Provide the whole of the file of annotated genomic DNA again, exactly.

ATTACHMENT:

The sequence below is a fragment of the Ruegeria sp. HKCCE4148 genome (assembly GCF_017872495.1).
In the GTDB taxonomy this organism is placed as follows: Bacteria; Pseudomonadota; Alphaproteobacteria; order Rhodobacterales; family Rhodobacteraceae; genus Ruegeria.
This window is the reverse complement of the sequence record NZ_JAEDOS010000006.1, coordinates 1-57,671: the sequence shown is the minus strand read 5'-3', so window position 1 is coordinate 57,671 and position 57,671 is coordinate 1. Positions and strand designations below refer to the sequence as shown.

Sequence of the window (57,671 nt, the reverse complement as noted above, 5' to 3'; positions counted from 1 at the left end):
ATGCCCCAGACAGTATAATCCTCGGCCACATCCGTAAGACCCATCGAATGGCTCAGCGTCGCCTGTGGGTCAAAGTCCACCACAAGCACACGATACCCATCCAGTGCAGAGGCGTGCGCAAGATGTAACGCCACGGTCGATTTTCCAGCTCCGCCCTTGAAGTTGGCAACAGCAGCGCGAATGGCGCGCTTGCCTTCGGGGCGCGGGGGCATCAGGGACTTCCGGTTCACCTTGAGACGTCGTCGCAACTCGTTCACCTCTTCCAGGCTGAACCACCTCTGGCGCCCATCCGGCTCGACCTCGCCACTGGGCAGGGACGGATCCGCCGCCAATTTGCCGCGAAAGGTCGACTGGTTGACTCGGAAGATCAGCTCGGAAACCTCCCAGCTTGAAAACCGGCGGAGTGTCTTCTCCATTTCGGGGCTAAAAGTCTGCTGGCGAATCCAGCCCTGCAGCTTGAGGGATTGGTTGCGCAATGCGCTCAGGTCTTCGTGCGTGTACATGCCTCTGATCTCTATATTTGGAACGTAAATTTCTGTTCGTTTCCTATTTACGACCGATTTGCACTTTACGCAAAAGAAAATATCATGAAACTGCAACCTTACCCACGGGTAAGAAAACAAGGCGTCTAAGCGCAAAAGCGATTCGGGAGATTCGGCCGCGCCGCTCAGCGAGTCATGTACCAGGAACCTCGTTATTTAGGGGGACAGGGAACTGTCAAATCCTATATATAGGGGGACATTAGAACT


The sequence below is a fragment of the Ruegeria sp. HKCCE4148 genome (assembly GCF_017872495.1).
In the GTDB taxonomy this organism is placed as follows: Bacteria; Pseudomonadota; Alphaproteobacteria; order Rhodobacterales; family Rhodobacteraceae; genus Ruegeria.
This window is the reverse complement of the sequence record NZ_JAEDOS010000006.1, coordinates 1-57,671: the sequence shown is the minus strand read 5'-3', so window position 1 is coordinate 57,671 and position 57,671 is coordinate 1. Positions and strand designations below refer to the sequence as shown.

Sequence of the window (57,671 nt, the reverse complement as noted above, 5' to 3'; positions counted from 1 at the left end):
ATGCCCCAGACAGTATAATCCTCGGCCACATCCGTAAGACCCATCGAATGGCTCAGCGTCGCCTGTGGGTCAAAGTCCACCACAAGCACACGATACCCATCCAGTGCAGAGGCGTGCGCAAGATGTAACGCCACGGTCGATTTTCCAGCTCCGCCCTTGAAGTTGGCAACAGCAGCGCGAATGGCGCGCTTGCCTTCGGGGCGCGGGGGCATCAGGGACTTCCGGTTCACCTTGAGACGTCGTCGCAACTCGTTCACCTCTTCCAGGCTGAACCACCTCTGGCGCCCATCCGGCTCGACCTCGCCACTGGGCAGGGACGGATCCGCCGCCAATTTGCCGCGAAAGGTCGACTGGTTGACTCGGAAGATCAGCTCGGAAACCTCCCAGCTTGAAAACCGGCGGAGTGTCTTCTCCATTTCGGGGCTAAAAGTCTGCTGGCGAATCCAGCCCTGCAGCTTGAGGGATTGGTTGCGCAATGCGCTCAGGTCTTCGTGCGTGTACATGCCTCTGATCTCTATATTTGGAACGTAAATTTCTGTTCGTTTCCTATTTACGACCGATTTGCACTTTACGCAAAAGAAAATATCATGAAACTGCAACCTTACCCACGGGTAAGAAAACAAGGCGTCTAAGCGCAAAAGCGATTCGGGAGATTCGGCCGCGCCGCTCAGCGAGTCATGTACCAGGAACCTCGTTATTTAGGGGGACAGGGAACTGTCAAATCCTATATATAGGGGGACATTAGAACT